The money laundering trial of a former governor of Niger State, Muazu Babangida Aliyu, and two others, Tanko Beji and Umar Muhammad Nasko continued on Tuesday, March 30, 2021.
The Economic and Financial Crimes Commission (EFCC) had dragged Aliyu, Nasko and Beji before Justice Mikail Aliyu of the Niger State High Court on a seven-count charge of money laundering and criminal breach of trust to the tune of about N2billion.
At the resumed hearing, the first prosecution witness, Muhammad Ndawuye Nmadu, told the Court that auditors could not trace the address of contractors that received about N1.7bn from the Niger State government in 2014.
Nmadu, a retired auditor general of the state from 2007 to 2020, who was led in evidence by the prosecution counsel, Faruk Abdullah, told the court that his responsibility as auditor-general was to audit the books of account of the State.
He said, “We have the responsibility to visit all Ministries, Departments and Agencies, including Courts, House of Assembly to ascertain the true nature of expenditure of the state. At the end of the year, we submit the report to the State House of Assembly.”
Nmadu said that in the course of auditing the accounts of the State for the year 2014, they discovered that about N1.7billion which was received by the Ministry of Environment in the State was split and paid to three contractors.
“2014 was not initially exceptional; the normal audit was conducted except that during the audit, the sum of N1.7billion was received by the Ministry of Environment and the same amount was split and paid to three contractors”, he said.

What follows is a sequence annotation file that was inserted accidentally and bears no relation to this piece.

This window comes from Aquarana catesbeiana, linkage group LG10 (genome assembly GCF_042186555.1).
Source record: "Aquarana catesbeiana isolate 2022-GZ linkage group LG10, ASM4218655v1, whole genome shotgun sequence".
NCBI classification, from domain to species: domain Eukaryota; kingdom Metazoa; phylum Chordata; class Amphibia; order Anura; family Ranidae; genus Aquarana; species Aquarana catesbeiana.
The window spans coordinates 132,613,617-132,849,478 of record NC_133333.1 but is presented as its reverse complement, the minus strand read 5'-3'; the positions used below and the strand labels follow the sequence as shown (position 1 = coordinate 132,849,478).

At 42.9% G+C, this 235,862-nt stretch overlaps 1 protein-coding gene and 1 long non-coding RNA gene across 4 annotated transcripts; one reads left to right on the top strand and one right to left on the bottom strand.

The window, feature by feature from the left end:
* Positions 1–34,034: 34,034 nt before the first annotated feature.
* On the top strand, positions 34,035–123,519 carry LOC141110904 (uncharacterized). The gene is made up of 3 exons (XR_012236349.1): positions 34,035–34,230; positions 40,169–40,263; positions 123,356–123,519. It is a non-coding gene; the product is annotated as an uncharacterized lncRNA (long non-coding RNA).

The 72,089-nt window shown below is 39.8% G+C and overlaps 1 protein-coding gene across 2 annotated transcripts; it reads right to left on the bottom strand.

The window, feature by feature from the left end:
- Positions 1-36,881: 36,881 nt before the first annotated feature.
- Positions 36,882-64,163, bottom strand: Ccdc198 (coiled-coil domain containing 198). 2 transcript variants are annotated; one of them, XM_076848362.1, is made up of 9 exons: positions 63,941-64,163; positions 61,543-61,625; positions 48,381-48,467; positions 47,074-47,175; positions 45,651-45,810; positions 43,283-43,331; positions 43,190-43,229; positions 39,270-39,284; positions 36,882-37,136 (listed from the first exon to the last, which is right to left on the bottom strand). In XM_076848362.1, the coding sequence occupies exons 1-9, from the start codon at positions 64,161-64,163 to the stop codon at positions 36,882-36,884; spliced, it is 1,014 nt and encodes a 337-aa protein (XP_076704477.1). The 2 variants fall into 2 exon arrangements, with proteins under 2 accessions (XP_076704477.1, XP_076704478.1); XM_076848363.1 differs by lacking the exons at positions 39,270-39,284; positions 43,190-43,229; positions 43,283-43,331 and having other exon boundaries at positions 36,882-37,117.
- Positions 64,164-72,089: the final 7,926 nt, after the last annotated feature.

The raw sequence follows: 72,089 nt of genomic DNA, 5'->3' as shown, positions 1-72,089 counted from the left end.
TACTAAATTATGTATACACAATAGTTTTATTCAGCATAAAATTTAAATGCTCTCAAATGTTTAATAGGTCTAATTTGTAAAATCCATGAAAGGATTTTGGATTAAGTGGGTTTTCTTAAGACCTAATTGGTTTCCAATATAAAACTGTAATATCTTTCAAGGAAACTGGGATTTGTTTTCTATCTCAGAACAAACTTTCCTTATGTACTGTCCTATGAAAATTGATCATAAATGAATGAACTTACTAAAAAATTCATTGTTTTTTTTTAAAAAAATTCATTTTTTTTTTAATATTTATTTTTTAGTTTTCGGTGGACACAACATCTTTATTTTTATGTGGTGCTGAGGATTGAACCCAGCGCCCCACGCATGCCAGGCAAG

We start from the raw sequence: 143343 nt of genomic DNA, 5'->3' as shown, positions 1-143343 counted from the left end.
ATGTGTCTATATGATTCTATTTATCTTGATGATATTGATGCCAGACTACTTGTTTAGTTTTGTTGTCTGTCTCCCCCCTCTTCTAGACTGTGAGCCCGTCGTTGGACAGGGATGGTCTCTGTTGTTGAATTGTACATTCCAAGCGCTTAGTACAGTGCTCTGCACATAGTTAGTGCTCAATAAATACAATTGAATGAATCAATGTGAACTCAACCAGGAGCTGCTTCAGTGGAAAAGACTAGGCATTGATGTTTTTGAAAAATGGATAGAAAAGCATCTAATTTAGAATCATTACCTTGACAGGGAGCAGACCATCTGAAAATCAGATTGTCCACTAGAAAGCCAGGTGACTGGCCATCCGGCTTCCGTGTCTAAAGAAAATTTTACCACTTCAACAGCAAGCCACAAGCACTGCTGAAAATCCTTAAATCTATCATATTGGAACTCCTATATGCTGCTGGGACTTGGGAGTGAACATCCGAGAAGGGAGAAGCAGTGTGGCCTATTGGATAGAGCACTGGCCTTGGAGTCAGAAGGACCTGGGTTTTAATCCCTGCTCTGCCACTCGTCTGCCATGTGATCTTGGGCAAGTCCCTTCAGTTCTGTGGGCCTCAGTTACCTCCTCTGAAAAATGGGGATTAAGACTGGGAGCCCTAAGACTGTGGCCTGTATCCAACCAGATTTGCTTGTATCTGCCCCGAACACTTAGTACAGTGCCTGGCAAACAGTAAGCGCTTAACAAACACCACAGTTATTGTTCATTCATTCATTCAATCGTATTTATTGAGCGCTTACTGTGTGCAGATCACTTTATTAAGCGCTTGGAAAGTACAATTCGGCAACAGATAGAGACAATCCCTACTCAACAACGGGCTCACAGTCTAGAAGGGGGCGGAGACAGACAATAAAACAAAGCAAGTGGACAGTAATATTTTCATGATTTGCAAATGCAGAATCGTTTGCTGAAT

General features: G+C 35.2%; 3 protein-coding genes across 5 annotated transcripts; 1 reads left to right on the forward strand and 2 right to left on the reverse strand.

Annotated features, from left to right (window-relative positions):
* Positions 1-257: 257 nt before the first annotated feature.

He further revealed that aside from the fact that the documentation for the contracts was incomplete especially the absence of Certificate of No Objection from the Bureau of Public Procurement.
“We also sent someone to the addresses of the contractors, (a member of the audit team that visited the area) and we could not locate the addresses of the contractors,” he said.
According to the witness, the 2014 report which is in a booklet form, covers the report of the Auditor-General and the Account of Niger State for the year ended.
Prosecution counsel, Faruk Abdullah sought to tender the report of the Auditor-General on the accounts of the Niger State government for the year ended December 31, 2014, but the counsel to the first, second and third defendants objected.
The objection, however, was overruled by the trial judge. The Court accepted the document in evidence, marked as Exhibit ‘A’.
The audit team observed that payment vouchers were not checked by Internal Audit, and payments were made to contractors without budgetary provisions.
Justice Mikail Aliyu adjourned the matter at the instance of the first defendant till April 19 and 20, 2021 for cross-examination of the witness.